“A simple story, powerfully written, mesmerisingly performed”
Sometimes I feel I should just give up. I see a show like this that makes me think theatre can’t get any better, so why should I bother going to see anything else? This absolute gem of a show, performed in a tucked away little room at an old veterinary college, is exactly why I keep coming back.
The story follows Nick, a young man from a wealthy background, who is desperate to shake off his family shackles and cultural expectations and discover his own identity at university. There he meets Johnny Bevan – the intelligent, bohemian philosopher from a council estate who opens up that new world Nick has been looking for. And while their initial connection is electric, years later when the two meet again, can Nick save Johnny from the tortured soul he’s become, or does Nick actually need saving from his consumerist lifestyle as a writer in London?
The writing of this piece is some of the best I have ever come across. Part poem, part epic monologue, it oozes style and professionalism, while sounding completely natural when performed. The story arch is perfectly framed, and never once feels indulgent or rushed. Every word is carefully selected to portray character and develop the story, with rhythm and selected rhyming that make it very easy to connect with. My favourite line was when Nick described going to meet Johnny “over lentil-based cuisine”, while some of the digs and views on modern society are captured with terrifying accuracy and wit.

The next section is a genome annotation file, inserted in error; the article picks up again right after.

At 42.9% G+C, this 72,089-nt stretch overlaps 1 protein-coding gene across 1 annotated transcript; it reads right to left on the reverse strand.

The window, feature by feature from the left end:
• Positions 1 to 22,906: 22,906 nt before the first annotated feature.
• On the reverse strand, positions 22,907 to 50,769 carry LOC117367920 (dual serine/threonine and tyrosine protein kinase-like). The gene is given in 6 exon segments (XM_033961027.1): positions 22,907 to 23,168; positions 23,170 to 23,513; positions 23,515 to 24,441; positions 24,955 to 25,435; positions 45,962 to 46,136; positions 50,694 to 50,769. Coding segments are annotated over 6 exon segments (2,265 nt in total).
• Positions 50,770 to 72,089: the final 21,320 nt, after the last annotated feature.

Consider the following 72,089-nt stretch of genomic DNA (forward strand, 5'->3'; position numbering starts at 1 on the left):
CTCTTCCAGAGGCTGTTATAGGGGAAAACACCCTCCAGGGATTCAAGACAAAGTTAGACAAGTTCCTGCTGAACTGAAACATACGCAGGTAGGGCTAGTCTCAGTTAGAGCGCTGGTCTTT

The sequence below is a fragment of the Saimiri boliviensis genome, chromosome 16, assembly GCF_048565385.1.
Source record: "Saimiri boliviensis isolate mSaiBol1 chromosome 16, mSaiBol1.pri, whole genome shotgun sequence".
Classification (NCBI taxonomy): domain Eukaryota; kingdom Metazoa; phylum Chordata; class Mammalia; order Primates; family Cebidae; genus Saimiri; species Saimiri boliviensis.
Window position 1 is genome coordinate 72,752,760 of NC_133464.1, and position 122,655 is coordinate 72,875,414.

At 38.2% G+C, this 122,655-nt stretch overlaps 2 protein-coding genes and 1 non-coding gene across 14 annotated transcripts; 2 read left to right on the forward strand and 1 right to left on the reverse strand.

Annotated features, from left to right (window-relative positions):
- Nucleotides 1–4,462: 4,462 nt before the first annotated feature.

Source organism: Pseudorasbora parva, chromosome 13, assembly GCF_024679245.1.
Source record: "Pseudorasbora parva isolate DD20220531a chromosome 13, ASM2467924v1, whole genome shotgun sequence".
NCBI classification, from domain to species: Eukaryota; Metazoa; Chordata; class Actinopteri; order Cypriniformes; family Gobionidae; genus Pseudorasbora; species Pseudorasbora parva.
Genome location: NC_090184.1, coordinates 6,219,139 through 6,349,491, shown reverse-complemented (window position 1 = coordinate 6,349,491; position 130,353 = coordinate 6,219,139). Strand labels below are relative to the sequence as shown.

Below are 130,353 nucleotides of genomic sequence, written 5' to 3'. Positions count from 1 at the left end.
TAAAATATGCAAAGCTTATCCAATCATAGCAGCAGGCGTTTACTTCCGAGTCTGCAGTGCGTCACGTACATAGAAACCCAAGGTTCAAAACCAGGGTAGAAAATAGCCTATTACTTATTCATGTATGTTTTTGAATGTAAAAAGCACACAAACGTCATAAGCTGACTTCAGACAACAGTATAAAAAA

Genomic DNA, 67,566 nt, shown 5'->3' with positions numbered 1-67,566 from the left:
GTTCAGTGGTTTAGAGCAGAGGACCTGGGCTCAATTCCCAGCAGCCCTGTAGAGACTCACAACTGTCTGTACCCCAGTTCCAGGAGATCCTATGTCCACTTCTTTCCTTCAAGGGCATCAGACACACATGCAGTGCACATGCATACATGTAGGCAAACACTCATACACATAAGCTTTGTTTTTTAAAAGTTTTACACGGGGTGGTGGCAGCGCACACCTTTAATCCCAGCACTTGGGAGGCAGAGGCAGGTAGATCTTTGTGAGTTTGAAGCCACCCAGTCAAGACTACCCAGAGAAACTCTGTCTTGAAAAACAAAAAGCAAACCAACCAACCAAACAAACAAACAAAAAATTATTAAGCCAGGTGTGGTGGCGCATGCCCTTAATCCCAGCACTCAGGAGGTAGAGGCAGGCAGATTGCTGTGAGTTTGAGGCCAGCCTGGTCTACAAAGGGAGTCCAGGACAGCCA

The writing would mean very little, however, were it not for the incredibly emotive and gutsy performance from Luke Wright. He captures Nick’s naive early years, his coming-of-age at university with Johnny, and perhaps most mesmerisingly of all, his look back at the those touching moments and unhappiness with who he has become. Throughout the piece he talks directly to the audience, often very up close, which really engages and brings a sense of honesty to the piece. At select moments he looks back the the projected backdrop in reflection or shame, while his physicality captures every nuance of the characters and situations being presented. It is a truly masterful performance.
The technical aspects of the show are simple, but perfectly sympathetic with the script and style with which it is performed. Hand drawn images projected onto the backdrop show the setting of each scene, while subtle changes in lighting accentuate the mood perfectly. Anything more would detract from the piece’s overall power.
This is a simple story that is powerfully written and mesmerisingly performed – I cannot recommend it highly enough.
Reviewer: Steve Griffin (Seen 15 August)
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